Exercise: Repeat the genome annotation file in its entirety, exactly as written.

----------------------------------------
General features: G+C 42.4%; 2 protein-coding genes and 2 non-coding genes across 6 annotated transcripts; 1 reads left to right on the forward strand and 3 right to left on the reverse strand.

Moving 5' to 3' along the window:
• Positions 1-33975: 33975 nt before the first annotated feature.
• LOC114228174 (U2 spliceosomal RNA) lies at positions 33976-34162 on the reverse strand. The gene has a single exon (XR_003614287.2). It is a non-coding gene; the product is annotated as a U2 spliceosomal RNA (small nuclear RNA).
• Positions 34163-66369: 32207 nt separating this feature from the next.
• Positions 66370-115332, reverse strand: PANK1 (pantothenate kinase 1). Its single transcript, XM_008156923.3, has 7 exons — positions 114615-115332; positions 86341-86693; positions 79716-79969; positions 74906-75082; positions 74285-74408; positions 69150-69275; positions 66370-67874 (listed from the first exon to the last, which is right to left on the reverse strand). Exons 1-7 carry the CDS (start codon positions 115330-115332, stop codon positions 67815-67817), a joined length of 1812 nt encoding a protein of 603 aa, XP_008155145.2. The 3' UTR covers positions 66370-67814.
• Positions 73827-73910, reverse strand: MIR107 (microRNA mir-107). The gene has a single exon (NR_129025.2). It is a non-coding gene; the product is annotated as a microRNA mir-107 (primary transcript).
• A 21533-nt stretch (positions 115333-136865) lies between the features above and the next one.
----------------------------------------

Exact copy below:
General features: G+C 42.4%; 2 protein-coding genes and 2 non-coding genes across 6 annotated transcripts; 1 reads left to right on the forward strand and 3 right to left on the reverse strand.

Moving 5' to 3' along the window:
• Positions 1-33975: 33975 nt before the first annotated feature.
• LOC114228174 (U2 spliceosomal RNA) lies at positions 33976-34162 on the reverse strand. The gene has a single exon (XR_003614287.2). It is a non-coding gene; the product is annotated as a U2 spliceosomal RNA (small nuclear RNA).
• Positions 34163-66369: 32207 nt separating this feature from the next.
• Positions 66370-115332, reverse strand: PANK1 (pantothenate kinase 1). Its single transcript, XM_008156923.3, has 7 exons — positions 114615-115332; positions 86341-86693; positions 79716-79969; positions 74906-75082; positions 74285-74408; positions 69150-69275; positions 66370-67874 (listed from the first exon to the last, which is right to left on the reverse strand). Exons 1-7 carry the CDS (start codon positions 115330-115332, stop codon positions 67815-67817), a joined length of 1812 nt encoding a protein of 603 aa, XP_008155145.2. The 3' UTR covers positions 66370-67814.
• Positions 73827-73910, reverse strand: MIR107 (microRNA mir-107). The gene has a single exon (NR_129025.2). It is a non-coding gene; the product is annotated as a microRNA mir-107 (primary transcript).
• A 21533-nt stretch (positions 115333-136865) lies between the features above and the next one.